The golden World Heritage site that glitters in the midst of each seasonal landscape

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Kinkakuji was established in 1397 by Ashikaga Yoshimitsu. Kinkakuji is known for the dazzling appearance of its reliquary hall in the middle of the pond, decorated with gold leaf.
Business Hours
Saturday ( 9:0 AM ~ 5:0 PM )
Sunday ( 9:0 AM ~ 5:0 PM )
Weekdays ( 9:0 AM ~ 5:0 PM )
Adult: 400 JPY
Children: 300 JPY
Kinkaku-ji, 1 Kinkakujicho, Kita-ku Kyoto-shi, Kyoto
(075) 461-0013

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Kinkaku glitters with gold

Kinkaku is a three-story building made of wood. The first story is in the style of a Heian palace, the second story is in samurai-house style, and the third story is in the style of a Zen Buddhist temple. The second and third stories are covered in gold leaf, as is the inside of the third story, except for the floor. The Kinkakuji seen today was rebuilt in 1955 after the building was destroyed by fire in 1950. Major repairs were carried out in 1986, when the gold leaf was reapplied so as to achieve the appearance seen today. Kinkakuji is one of Kyoto’s foremost sightseeing spots, and it is popular with tourists throughout the year due to the beautiful glittering appearance that contrasts with nature in all four seasons.

Other highlights at Kinkakuji

Kinkaku, which glitters with gold, is not the only highlight of Kinkakuji. As the name implies, Kyokochi Pond (mirror pond), which is in the garden with a path in front of Kinkakuji, reflects the beautiful view of Kinkaku like a mirror. It is a designated national Place of Scenic Beauty and a National Historical Site. There is also a famous teahouse built in the Edo period called Sekkatei. Sekkatei was given its name due to the beautiful evening view of Kinkakuji from the slightly elevated location of the teahouse.

Arashiyama Railway

We recommend taking the Arashiyama electric railway from Kita-ku, where Kinkakuji is located, to Arashiyama, which is another tourist location. (The nearest station is Kitano-Hakubaicho. The walk from Kinkakuji takes about 15 minutes, but there are sights to enjoy en route, such as Hirano Shrine, which is famous for its cherry blossoms. Access to Kinkakuji is also possible by city bus.) The Arashiyama electric railway is convenient for access to famous temples such as Myoshinji and Ryoanji as well as Kinkakuji. Arashiyama, the last stop on the line, is also one of Kyoto’s popular tourist attractions. Enjoy the streets of Kyoto as you ride slowly along the Arashiyama electric railway. The train is also popular with tourists during the cherry blossom season because of the cherry blossom tunnel. We recommend purchasing the one-day ticket as it allows unlimited use for one day.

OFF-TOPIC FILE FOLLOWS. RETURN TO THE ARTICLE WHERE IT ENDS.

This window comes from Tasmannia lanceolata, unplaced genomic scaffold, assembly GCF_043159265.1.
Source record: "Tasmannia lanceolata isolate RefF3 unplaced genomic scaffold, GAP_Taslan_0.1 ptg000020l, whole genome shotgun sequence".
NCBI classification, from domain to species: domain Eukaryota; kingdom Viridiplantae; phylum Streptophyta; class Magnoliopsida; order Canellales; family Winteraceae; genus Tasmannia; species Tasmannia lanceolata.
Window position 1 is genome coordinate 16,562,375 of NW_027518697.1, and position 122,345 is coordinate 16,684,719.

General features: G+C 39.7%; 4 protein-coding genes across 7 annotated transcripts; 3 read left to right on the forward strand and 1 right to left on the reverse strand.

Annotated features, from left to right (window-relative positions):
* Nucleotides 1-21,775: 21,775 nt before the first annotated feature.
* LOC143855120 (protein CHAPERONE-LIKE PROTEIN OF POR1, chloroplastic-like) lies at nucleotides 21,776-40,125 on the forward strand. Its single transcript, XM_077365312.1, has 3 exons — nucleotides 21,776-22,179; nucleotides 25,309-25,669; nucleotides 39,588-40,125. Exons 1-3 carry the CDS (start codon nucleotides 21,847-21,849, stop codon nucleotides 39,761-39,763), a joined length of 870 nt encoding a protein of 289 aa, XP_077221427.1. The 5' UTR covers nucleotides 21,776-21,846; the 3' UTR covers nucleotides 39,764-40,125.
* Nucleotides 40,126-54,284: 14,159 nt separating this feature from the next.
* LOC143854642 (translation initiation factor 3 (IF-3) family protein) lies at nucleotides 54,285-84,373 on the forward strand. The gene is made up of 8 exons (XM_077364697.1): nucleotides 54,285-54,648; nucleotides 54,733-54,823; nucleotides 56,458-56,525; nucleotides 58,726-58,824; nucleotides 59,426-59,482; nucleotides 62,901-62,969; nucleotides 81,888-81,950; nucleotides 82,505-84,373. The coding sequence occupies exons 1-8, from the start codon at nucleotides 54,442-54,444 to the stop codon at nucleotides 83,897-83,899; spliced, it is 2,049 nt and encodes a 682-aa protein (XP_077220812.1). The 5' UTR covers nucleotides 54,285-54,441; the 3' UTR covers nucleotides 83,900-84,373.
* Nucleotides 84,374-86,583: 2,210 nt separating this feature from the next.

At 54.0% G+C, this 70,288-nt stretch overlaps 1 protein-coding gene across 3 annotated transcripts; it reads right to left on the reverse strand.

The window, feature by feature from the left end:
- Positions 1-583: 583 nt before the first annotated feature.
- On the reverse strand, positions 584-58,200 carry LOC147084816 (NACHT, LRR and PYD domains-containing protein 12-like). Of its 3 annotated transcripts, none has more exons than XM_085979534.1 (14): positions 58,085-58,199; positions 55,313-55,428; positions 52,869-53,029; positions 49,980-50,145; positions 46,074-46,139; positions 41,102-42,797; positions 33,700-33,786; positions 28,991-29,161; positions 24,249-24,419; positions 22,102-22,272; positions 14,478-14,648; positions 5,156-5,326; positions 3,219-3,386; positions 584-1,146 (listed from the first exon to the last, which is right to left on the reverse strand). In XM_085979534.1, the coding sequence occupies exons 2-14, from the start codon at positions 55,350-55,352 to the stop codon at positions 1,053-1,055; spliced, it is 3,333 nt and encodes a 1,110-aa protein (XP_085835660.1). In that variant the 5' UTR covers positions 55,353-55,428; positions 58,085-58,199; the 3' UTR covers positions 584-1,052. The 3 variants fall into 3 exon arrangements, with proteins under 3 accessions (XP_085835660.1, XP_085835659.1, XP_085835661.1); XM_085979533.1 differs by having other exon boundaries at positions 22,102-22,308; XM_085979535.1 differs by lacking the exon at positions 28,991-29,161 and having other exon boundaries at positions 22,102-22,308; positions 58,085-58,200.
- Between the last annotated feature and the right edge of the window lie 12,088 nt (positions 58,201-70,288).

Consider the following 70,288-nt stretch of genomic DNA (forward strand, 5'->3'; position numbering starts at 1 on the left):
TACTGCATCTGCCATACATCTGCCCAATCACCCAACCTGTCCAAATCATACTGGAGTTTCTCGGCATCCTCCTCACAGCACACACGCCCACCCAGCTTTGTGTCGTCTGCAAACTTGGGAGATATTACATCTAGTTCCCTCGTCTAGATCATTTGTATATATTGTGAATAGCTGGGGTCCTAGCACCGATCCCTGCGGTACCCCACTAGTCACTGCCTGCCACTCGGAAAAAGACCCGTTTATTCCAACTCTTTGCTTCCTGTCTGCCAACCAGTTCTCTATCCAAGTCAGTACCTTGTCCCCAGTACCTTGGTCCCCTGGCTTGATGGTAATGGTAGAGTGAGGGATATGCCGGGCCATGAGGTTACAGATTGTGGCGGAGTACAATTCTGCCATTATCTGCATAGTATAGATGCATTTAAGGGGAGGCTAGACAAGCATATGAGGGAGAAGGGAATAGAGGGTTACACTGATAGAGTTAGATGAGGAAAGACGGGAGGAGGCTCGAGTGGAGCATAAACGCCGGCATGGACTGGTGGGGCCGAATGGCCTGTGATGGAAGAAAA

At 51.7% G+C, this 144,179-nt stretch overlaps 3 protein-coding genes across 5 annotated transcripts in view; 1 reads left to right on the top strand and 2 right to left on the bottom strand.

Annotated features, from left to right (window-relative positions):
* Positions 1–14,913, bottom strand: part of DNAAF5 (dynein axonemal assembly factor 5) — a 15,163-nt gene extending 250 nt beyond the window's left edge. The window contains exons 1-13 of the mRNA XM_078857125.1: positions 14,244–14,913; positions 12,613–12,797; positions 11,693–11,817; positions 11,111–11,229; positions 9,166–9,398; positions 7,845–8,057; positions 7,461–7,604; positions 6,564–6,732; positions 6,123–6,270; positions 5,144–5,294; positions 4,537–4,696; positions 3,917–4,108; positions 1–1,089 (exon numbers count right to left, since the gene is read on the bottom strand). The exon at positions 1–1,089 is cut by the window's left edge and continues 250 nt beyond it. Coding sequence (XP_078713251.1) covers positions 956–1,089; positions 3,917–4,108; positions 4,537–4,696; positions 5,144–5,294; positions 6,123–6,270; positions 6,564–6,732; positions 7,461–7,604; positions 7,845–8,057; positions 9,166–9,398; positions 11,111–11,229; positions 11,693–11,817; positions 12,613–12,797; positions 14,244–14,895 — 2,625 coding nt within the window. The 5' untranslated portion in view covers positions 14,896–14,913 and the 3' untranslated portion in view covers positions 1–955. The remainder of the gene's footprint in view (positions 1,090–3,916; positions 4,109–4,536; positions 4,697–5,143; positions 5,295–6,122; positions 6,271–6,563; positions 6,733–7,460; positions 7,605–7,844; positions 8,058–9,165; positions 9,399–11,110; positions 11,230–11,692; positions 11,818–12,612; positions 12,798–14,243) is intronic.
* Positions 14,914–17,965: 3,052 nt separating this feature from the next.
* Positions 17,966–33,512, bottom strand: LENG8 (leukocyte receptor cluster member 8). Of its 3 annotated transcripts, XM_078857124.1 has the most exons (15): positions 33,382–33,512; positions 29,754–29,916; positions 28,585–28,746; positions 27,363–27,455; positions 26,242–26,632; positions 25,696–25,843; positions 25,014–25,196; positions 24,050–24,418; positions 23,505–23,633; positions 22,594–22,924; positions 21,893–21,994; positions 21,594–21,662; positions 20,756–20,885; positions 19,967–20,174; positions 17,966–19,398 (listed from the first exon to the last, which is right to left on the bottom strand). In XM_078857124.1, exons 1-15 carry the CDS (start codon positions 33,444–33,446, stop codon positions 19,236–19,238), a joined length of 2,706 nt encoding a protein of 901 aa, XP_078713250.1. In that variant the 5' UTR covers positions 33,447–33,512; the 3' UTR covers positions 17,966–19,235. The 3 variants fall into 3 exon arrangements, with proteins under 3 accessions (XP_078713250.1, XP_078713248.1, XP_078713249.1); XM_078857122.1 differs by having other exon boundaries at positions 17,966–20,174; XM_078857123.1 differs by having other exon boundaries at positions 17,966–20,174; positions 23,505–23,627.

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9 years ago
Dang, son
It's a temple...Made of gold... Do I really need to say more? Well yes, it's actually gold leaf I believe, or something along those lines. Anyway, this temple is what's on the majority of postcards in Kyoto and one of the main sights you may associate Japan with. And in my experience, its pretty darn cool. This temple gets crazy busy, prepare for cameras everywhere. Prepare to walk through everyone's photos. They will not move for you, show them who's boss! There are a few more sights within the temple complex, though they are all kind of "eh" compared to, ya'know, "The Golden Temple". Everyone goes here. EVERYONE. But! There is a reason why. It's super cool and super beautiful!
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9 years ago
On Golden Pond
The Temple of the Golden Pavilion is probably the most famous temple in Kyoto, and one of the most popular buildings in Japan. A spectacular building and World Heritage site. Breathtaking. Bright gold, it sits idly on an island in the middle of a lake, surrounded by beautiful Zen gardens. Even the vending machines here sell disposable cameras; the Golden Pavilion crying out to be photographed. The entry fee is just ¥400; the ticket is made from beautiful paper, and written with expert calligraphy. The path snakes its way through the belfry, passes the abbot’s chamber, the pond, the Golden Pavilion, Galaxy Spring, the Sekka-tei Tea House; all the while, shrouded by the mysterious mountains that make up the backdrop. It is a wonderful route and takes me about twenty minutes at an unhurried pace. Along the way, little wooden shacks selling souvenirs lure in tourists. A great temple, and a reason alone to take the trip to Kyoto.
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